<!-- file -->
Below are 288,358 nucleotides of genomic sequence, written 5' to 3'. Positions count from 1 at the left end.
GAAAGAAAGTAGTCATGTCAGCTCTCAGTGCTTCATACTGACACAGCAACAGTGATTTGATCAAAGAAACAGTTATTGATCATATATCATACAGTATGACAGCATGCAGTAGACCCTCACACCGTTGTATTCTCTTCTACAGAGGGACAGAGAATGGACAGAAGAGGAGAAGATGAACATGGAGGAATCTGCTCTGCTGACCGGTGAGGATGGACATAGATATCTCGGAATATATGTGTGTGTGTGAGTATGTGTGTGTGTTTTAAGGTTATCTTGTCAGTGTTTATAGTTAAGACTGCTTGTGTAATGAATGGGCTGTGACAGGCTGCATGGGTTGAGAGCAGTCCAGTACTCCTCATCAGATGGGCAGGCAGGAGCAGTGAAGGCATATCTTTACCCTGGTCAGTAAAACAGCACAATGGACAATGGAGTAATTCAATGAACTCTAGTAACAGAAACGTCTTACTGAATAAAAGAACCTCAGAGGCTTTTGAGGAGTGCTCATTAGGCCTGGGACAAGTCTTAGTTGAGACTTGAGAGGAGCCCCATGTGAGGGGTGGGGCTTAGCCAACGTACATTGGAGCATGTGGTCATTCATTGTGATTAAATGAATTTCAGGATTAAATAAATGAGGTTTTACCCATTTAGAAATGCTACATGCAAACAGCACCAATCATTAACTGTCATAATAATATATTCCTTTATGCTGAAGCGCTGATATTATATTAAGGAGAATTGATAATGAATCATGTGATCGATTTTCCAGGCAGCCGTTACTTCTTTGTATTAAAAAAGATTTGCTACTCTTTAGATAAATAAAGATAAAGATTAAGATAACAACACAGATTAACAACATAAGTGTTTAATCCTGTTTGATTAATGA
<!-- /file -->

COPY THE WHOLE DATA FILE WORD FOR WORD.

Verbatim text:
Below are 288,358 nucleotides of genomic sequence, written 5' to 3'. Positions count from 1 at the left end.
GAAAGAAAGTAGTCATGTCAGCTCTCAGTGCTTCATACTGACACAGCAACAGTGATTTGATCAAAGAAACAGTTATTGATCATATATCATACAGTATGACAGCATGCAGTAGACCCTCACACCGTTGTATTCTCTTCTACAGAGGGACAGAGAATGGACAGAAGAGGAGAAGATGAACATGGAGGAATCTGCTCTGCTGACCGGTGAGGATGGACATAGATATCTCGGAATATATGTGTGTGTGTGAGTATGTGTGTGTGTTTTAAGGTTATCTTGTCAGTGTTTATAGTTAAGACTGCTTGTGTAATGAATGGGCTGTGACAGGCTGCATGGGTTGAGAGCAGTCCAGTACTCCTCATCAGATGGGCAGGCAGGAGCAGTGAAGGCATATCTTTACCCTGGTCAGTAAAACAGCACAATGGACAATGGAGTAATTCAATGAACTCTAGTAACAGAAACGTCTTACTGAATAAAAGAACCTCAGAGGCTTTTGAGGAGTGCTCATTAGGCCTGGGACAAGTCTTAGTTGAGACTTGAGAGGAGCCCCATGTGAGGGGTGGGGCTTAGCCAACGTACATTGGAGCATGTGGTCATTCATTGTGATTAAATGAATTTCAGGATTAAATAAATGAGGTTTTACCCATTTAGAAATGCTACATGCAAACAGCACCAATCATTAACTGTCATAATAATATATTCCTTTATGCTGAAGCGCTGATATTATATTAAGGAGAATTGATAATGAATCATGTGATCGATTTTCCAGGCAGCCGTTACTTCTTTGTATTAAAAAAGATTTGCTACTCTTTAGATAAATAAAGATAAAGATTAAGATAACAACACAGATTAACAACATAAGTGTTTAATCCTGTTTGATTAATGA